2008/11/24 Ted Gould <ted@...11...>
On Mon, 2008-11-24 at 14:18 -0800, Jon A. Cruz wrote:

> No, machines that customers did not shell out extra money to get the
> latest and greatest OS.

Hmm, you're going to have a hard time generating sympathy there.  I'm
fine with people buying proprietary software, but realize you're on the
treadmill that your vendor puts you on.

no actually hes not. theres an awful lot of people out there who dont a choice but to be 'on a treadmill' 
and theres also a large portion who wouldnt even realise they've chosen a treadmill.
Add to that the fact that the treadmill your discussing still offers a better customer interface for most things 
than the alternatives, even if you are running the 4 yr old  version and I have no problem with us trying to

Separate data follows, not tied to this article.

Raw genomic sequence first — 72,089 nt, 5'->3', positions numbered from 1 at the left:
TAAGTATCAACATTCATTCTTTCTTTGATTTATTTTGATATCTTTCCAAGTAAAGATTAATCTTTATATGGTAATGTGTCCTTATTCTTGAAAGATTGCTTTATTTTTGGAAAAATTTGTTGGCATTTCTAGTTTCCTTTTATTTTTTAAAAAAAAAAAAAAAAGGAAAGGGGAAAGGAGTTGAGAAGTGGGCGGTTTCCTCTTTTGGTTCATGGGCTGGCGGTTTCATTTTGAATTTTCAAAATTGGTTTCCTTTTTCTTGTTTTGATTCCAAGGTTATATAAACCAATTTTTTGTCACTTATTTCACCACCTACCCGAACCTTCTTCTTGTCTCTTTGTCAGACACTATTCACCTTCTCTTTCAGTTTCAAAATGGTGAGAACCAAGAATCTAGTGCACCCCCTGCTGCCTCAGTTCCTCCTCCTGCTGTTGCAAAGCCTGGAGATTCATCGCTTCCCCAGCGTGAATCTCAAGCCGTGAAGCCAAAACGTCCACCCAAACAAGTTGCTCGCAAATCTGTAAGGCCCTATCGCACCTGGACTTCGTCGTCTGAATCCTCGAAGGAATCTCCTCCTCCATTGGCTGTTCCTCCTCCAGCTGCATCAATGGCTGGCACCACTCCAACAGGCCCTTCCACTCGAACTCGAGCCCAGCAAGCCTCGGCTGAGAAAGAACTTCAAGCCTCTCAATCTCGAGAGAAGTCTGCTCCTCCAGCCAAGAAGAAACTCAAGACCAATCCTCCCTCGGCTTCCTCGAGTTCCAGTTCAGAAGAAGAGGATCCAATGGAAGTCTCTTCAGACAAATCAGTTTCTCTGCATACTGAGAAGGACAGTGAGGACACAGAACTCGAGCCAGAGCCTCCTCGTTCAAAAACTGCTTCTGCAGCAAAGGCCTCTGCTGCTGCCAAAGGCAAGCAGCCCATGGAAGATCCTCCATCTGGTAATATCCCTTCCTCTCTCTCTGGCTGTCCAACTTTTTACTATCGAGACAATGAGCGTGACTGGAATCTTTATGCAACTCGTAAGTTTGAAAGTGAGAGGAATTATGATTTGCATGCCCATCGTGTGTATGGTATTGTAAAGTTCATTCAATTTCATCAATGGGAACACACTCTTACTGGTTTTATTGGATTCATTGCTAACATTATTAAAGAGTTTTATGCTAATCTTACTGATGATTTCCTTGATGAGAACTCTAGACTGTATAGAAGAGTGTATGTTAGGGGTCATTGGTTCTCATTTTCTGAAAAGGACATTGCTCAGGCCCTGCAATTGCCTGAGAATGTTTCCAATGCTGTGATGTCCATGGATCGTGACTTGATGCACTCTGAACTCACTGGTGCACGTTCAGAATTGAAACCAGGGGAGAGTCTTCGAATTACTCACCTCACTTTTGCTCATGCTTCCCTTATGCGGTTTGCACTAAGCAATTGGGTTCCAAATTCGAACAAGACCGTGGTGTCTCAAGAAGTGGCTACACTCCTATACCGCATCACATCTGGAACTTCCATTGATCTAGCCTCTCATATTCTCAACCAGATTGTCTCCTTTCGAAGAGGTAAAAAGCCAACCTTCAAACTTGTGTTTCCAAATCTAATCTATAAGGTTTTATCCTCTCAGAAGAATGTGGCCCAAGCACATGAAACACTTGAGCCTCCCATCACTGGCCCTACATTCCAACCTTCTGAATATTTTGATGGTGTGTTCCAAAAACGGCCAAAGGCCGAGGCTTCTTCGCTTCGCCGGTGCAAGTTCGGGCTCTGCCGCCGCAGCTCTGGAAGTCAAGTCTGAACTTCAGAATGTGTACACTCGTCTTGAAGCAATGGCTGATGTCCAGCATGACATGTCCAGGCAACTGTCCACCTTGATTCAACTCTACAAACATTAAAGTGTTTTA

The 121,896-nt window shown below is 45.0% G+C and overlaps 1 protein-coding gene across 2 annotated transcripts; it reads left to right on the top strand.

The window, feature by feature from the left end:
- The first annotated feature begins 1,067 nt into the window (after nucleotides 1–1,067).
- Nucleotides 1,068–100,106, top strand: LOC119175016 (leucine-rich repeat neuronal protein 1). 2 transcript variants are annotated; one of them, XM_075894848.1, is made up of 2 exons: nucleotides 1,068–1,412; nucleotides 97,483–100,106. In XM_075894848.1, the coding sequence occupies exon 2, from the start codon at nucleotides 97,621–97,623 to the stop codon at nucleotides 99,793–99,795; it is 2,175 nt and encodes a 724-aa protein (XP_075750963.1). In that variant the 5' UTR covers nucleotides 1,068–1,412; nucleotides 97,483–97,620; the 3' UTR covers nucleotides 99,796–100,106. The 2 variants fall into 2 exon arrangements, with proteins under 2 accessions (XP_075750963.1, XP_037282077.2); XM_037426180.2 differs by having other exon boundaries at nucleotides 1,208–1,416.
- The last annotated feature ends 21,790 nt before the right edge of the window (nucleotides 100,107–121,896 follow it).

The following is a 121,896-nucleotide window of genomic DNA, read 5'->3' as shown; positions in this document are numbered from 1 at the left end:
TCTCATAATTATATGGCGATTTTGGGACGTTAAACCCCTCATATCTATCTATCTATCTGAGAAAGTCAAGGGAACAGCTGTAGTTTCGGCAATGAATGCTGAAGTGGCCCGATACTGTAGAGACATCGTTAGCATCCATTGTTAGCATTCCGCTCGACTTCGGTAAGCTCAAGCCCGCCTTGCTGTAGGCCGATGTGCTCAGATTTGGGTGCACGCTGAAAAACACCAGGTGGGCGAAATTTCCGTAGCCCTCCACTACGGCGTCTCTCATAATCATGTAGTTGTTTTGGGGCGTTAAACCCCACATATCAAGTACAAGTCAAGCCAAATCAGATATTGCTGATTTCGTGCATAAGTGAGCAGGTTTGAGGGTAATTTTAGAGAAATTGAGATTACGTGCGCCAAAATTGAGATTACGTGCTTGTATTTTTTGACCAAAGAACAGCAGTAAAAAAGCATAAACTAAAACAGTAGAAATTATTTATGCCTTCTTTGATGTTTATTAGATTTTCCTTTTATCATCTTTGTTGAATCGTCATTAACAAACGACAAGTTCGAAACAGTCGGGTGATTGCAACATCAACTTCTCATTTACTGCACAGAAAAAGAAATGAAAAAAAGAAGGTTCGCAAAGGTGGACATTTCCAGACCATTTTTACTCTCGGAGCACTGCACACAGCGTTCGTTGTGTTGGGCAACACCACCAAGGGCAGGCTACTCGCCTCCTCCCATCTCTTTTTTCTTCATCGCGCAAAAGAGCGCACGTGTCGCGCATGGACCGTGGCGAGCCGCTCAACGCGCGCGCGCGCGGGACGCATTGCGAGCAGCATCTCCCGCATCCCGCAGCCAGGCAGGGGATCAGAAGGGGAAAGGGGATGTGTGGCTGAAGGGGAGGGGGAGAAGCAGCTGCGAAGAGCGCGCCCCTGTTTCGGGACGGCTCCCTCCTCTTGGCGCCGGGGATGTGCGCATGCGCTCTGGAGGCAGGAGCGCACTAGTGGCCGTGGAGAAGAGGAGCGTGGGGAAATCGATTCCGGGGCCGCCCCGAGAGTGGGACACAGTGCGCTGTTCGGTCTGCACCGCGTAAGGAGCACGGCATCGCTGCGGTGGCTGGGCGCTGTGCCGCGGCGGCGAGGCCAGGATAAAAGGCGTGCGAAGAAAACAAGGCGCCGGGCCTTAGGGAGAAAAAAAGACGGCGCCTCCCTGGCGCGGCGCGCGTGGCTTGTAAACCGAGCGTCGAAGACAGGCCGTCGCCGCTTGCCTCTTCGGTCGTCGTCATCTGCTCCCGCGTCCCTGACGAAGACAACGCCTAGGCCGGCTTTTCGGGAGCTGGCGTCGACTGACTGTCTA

maintain support for it. 


> Going into this past summer, some reasonable estimates had 10.5 only
> hitting 30% adoption, with 10.4 still holding about 60%.
> Remember, the upgrade cycle is a little different than Linux, since
> one actually has to pony up cash to move forward.
> Also businesses are a large factor. I'd done some research for work
> and it turns out that a lot of businesses are not upgrading to 10.5,
> so for anything targeting the enterprise support for 10.4 was a must.

Remember that we're talking about "building" not running.  XCode 3.1 can
build binaries for 10.3.  We're not limiting people from running, just
building.  I imagine all of those businesses have one machine running
10.5 to do a build on.